Thomas Jefferson invented the swivel chair, the pedometer, a letter-copying press, a tilting table, a more effective plough, and several other items. He never patented any of his inventions, wanting people to have free use of them.
Eli Whitney made almost no money from his invention of the cotton gin. Pirated copies of his gin appeared in such quantities that it was impossible to sue all of the offenders. (source)
Einstein's ideas on relative acceleration were partly inspired by the free fall of a man who fell off a roof in Berlin. The man, who survived without injury, told Einstein that he had not felt the effects of gravity.
In 1905 Albert Einstein wrote his famous Special Theory of Relativity. It was published in a scientific journal that same year, but took many years to gain general acceptance. In fact, it was not verified by actual experiment until 25 years later. Two years after that paper was published, Einstein wanted a job as assistant professor of mathematics. This job required the applicant to submit a thesis paper, so Einstein submitted his Special Theory of Relativity. The university rejected it.
Albert Einstein's last words will never be known. He spoke them in German, but the attending nurse didn't know German and so couldn't recall what was said. (source)
View more facts about: Lasts
Only 1% of the population has a "genius" IQ, one of 140 or higher. (source)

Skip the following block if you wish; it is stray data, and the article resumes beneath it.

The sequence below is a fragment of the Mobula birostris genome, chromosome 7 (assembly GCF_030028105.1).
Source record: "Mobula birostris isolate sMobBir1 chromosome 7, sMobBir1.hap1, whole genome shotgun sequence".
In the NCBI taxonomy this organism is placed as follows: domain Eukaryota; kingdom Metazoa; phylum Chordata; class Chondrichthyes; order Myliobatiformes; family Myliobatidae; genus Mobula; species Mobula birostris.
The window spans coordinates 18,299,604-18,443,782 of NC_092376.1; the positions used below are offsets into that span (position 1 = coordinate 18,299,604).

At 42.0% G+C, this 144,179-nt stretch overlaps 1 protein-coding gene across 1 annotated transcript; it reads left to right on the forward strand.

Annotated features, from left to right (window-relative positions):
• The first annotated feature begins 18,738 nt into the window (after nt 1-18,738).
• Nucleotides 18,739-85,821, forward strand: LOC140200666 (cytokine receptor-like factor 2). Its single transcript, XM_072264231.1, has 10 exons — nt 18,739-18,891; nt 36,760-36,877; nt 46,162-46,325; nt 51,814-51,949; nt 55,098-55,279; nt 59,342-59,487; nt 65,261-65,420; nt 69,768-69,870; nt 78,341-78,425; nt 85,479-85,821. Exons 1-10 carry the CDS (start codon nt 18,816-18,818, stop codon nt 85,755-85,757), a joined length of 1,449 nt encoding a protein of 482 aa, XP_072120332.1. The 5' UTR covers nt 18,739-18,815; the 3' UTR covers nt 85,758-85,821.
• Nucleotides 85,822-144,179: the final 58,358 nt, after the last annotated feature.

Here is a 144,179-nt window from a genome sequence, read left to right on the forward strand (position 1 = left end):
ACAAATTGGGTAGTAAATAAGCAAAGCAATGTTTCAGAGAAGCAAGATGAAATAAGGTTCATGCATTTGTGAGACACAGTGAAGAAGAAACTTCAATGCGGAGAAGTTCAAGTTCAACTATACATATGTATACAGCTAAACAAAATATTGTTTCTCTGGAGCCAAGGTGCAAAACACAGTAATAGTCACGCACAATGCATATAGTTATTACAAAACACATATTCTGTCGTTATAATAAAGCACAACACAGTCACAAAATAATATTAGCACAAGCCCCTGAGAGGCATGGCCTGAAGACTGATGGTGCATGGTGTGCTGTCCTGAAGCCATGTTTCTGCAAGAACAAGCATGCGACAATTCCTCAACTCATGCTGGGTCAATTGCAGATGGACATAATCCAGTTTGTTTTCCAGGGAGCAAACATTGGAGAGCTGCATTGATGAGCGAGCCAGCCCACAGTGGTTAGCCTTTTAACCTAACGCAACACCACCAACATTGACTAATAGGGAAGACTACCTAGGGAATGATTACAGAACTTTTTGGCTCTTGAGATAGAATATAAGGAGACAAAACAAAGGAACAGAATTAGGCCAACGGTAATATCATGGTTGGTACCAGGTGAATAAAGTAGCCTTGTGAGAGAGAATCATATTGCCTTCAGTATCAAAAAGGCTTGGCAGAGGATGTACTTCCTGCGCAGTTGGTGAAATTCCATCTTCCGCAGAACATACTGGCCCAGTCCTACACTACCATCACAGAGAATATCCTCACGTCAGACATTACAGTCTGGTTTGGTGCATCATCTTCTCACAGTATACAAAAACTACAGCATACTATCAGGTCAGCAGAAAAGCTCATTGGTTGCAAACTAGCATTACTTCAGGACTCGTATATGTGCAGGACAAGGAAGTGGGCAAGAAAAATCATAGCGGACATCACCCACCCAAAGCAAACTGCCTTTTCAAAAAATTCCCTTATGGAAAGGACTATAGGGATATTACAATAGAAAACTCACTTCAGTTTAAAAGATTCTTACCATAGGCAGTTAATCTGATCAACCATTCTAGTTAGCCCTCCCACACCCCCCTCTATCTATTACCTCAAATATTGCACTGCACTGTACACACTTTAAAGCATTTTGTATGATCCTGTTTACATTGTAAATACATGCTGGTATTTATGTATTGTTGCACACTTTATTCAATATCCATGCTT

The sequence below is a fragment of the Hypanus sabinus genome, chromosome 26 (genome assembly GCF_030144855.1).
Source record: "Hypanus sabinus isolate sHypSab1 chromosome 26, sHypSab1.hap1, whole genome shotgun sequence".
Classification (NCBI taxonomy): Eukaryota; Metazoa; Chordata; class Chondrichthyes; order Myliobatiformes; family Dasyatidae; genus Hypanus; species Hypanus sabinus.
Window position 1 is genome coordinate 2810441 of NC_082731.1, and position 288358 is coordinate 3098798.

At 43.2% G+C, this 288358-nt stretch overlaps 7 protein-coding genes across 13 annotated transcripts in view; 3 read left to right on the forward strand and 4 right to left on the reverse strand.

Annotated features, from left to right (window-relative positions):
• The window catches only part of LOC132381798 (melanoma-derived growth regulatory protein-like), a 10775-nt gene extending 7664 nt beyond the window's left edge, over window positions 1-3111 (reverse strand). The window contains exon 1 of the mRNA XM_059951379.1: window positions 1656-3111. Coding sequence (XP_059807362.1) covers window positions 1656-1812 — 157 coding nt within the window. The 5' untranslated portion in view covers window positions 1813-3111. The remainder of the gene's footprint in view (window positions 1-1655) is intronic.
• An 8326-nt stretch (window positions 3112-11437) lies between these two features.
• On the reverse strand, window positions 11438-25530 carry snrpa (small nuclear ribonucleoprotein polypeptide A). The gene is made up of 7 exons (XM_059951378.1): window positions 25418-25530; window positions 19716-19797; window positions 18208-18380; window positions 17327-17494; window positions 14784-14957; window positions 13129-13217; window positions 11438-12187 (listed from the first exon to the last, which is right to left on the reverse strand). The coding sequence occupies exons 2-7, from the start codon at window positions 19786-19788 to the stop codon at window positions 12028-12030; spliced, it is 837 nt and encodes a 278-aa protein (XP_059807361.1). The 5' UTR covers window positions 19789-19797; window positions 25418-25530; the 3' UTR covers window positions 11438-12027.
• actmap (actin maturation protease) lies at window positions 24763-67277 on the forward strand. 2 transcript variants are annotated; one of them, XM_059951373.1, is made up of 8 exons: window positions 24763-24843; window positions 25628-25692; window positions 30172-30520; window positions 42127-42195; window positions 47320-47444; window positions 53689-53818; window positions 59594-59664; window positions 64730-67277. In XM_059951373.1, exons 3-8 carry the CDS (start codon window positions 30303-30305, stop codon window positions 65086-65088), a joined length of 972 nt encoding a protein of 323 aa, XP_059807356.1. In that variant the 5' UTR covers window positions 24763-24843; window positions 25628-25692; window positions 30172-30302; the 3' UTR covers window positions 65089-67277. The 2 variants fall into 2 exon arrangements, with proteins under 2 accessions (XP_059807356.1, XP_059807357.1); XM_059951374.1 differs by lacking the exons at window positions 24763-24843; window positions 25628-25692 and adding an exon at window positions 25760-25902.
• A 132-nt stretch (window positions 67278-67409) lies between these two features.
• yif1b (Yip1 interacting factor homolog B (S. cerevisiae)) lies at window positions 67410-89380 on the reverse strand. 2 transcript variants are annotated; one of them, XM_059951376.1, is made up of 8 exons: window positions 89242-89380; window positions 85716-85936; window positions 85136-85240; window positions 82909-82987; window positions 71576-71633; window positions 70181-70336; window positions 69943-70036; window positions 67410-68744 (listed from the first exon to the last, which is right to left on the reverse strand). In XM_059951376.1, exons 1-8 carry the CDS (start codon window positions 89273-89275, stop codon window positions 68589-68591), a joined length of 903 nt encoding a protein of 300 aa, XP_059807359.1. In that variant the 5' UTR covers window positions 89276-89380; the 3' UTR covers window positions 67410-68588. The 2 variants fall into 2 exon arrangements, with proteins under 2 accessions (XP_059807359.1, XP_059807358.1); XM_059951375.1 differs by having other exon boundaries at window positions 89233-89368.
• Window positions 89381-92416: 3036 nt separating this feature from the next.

Up to half of all North Americans with a genius IQ (140 or higher) never graduate high school. (source)
The Greek scientist Aristarchus believed that the motions of the heavenly bodies could easily be understood if it were assumed that all of the planets, including Earth, revolved around the sun and that the stars must be infinitely far away because they seemed motionless. Copernicus knew of Aristarchus' views and mentioned them in a passage in De Revolutionibus Orbium Coelestium that he later eliminated, as though not wishing to compromise his own originality.
It was a cardinal who urged Copernicus to publish his theory that the Earth moved around the Sun. (source)
Antoine Laurent Lavoisier (1743–1794) did more for chemistry than anyone else. He was one of the first to introduce effective quantitative methods in the study of chemical reactions. He explained combustion. He clearly described the role of oxygen in the respiration of plants and animals. He developed a system of classification of substances that is the basis of modern chemical nomenclature and the basis of the distinction between elements and compounds. However, Lavoisier failed to do the one thing he wanted the most to do: discover a new element.
Because Saturn is tilted, when its rings are facing Earth edge-on they "disappear" from our view. We now know this happens every 14 years or so, but poor Galileo questioned his sanity when they "disappeared" and then "reappeared" a few years later. (source)
Looking through his telescope in 1609, Galileo saw that there were spots on the Sun, imperfections on the Moon, and that the Milky Way was composed of millions of faint stars. His most stunning (and controversial) discovery was of satellites orbiting Jupiter, dashing the concept that the Earth was the center of the Universe. (source)